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St. Valentine

Remembering St. Valentine Through 3 Important Saints

The history of Valentine’s Day and the story of its patron saint is shrouded in mystery. However, scholars agree that February has long been celebrated as a month of romance and that St. Valentine’s Day, as we know it today, contains vestiges of both Christian and ancient Roman tradition. But who was Saint Valentine and how did he become associated with the day of love?

The Catholic Church recognizes at least three different saints named Valentine or Valentinus, all of whom were martyred. One legend contends that Valentine was a priest who lived during the third century in Rome. When Emperor Claudius II decided that single men made better soldiers than those with wives and families, he outlawed marriage for young men. Valentine, realizing the injustice of the decree, defied Claudius and continued to perform marriages for young lovers in secret. When Valentine’s actions were discovered, Claudius ordered that he be put to death.

The imprisoned Valentine actually sent the first “valentine” greeting in a letter to a woman who visited him during his confinement. Before his death, it is alleged that he wrote her a letter signed, “From your Valentine,” an expression that is still in use today. Although the truth behind the Valentine legend is murky, the stories emphasize his appeal as a sympathetic, heroic and most importantly, romantic figure. By the Middle Ages, Valentine became one of the most popular saints.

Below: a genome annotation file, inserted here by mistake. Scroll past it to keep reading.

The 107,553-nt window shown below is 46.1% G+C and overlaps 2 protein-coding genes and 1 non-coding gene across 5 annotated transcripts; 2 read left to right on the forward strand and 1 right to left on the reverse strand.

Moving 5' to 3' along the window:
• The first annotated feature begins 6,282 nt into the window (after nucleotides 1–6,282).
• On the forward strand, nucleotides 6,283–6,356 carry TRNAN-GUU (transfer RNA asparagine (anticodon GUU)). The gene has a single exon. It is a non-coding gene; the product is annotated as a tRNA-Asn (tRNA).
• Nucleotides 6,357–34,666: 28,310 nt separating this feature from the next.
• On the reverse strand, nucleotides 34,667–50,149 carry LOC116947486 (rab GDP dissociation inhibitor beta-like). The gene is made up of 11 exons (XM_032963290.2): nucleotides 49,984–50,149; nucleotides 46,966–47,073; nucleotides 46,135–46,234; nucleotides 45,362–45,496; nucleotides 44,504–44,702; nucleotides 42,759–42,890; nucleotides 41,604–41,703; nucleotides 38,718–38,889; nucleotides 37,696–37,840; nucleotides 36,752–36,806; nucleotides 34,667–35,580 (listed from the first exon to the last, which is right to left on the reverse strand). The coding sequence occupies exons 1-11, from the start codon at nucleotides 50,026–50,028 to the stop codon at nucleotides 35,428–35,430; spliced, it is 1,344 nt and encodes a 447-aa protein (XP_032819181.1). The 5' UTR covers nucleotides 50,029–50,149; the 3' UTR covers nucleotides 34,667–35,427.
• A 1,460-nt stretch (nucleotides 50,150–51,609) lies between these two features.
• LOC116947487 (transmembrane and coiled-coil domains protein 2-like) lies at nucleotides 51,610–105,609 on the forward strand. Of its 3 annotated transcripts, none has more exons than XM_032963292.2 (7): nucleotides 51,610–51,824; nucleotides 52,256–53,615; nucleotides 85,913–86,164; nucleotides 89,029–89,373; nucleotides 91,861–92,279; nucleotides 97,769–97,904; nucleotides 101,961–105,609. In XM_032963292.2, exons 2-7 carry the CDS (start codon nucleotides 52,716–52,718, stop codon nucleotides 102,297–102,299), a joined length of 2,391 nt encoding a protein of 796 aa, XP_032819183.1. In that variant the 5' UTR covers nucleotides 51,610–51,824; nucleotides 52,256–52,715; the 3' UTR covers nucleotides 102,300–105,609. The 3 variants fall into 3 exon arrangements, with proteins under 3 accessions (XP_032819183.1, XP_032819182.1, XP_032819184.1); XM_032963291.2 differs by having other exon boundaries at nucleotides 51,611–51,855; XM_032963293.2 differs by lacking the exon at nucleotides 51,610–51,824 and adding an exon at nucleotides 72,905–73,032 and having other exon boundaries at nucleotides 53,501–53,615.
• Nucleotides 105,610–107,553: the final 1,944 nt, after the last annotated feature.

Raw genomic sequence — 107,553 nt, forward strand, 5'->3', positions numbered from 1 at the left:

While some believe that Valentine’s Day is celebrated in the middle of February to commemorate the anniversary of Valentine’s death, probably around the year 270, others claim that the Christian church may have decided to place St. Valentine’s feast day in the middle of February in an effort to “Christianize” the pagan celebration of Lupercalia. Celebrated as the ‘Ides of February’ or February 15, Lupercalia was a festival dedicated to Faunus, the Roman god of agriculture, as well as to the founders of Rome – Romulus and Remus.

Lupercalia survived the initial rise of Christianity but was outlawed, as it was deemed un-Christian at the end of the 5th century when Pope Gelasius declared February 14 to be St. Valentine’s Day. It was not until much later, however, that the day became definitively associated with love.

Valentine’s Day began to be popularly celebrated around the 17th century. By the middle of the 18th century it was common for friends and lovers to exchange small tokens of affection and handwritten notes. By the year 1900, printed cards began to replace written letters due to improvements in printing technology. Today, St. Valentine’s Day is known as a day of love and is celebrated around the world.